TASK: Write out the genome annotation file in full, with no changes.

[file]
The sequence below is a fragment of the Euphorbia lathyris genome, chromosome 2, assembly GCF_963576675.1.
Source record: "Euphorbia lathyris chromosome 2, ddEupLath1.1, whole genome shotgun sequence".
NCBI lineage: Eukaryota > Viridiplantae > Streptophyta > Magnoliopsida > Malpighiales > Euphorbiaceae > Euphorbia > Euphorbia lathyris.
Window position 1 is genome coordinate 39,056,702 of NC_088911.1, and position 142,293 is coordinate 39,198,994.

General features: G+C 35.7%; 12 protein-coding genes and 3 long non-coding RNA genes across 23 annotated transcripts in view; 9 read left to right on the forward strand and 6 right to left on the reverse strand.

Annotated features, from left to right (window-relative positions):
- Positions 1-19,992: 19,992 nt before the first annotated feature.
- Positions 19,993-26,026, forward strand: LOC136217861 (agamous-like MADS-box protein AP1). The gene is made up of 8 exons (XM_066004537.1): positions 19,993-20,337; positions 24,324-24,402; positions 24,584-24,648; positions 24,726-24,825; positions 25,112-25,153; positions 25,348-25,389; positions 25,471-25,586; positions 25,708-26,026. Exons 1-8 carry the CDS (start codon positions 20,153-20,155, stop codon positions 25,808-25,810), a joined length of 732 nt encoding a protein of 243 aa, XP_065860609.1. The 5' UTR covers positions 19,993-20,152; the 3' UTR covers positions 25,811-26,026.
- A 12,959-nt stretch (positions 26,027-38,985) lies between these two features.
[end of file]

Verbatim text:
The sequence below is a fragment of the Euphorbia lathyris genome, chromosome 2, assembly GCF_963576675.1.
Source record: "Euphorbia lathyris chromosome 2, ddEupLath1.1, whole genome shotgun sequence".
NCBI lineage: Eukaryota > Viridiplantae > Streptophyta > Magnoliopsida > Malpighiales > Euphorbiaceae > Euphorbia > Euphorbia lathyris.
Window position 1 is genome coordinate 39,056,702 of NC_088911.1, and position 142,293 is coordinate 39,198,994.

General features: G+C 35.7%; 12 protein-coding genes and 3 long non-coding RNA genes across 23 annotated transcripts in view; 9 read left to right on the forward strand and 6 right to left on the reverse strand.

Annotated features, from left to right (window-relative positions):
- Positions 1-19,992: 19,992 nt before the first annotated feature.
- Positions 19,993-26,026, forward strand: LOC136217861 (agamous-like MADS-box protein AP1). The gene is made up of 8 exons (XM_066004537.1): positions 19,993-20,337; positions 24,324-24,402; positions 24,584-24,648; positions 24,726-24,825; positions 25,112-25,153; positions 25,348-25,389; positions 25,471-25,586; positions 25,708-26,026. Exons 1-8 carry the CDS (start codon positions 20,153-20,155, stop codon positions 25,808-25,810), a joined length of 732 nt encoding a protein of 243 aa, XP_065860609.1. The 5' UTR covers positions 19,993-20,152; the 3' UTR covers positions 25,811-26,026.
- A 12,959-nt stretch (positions 26,027-38,985) lies between these two features.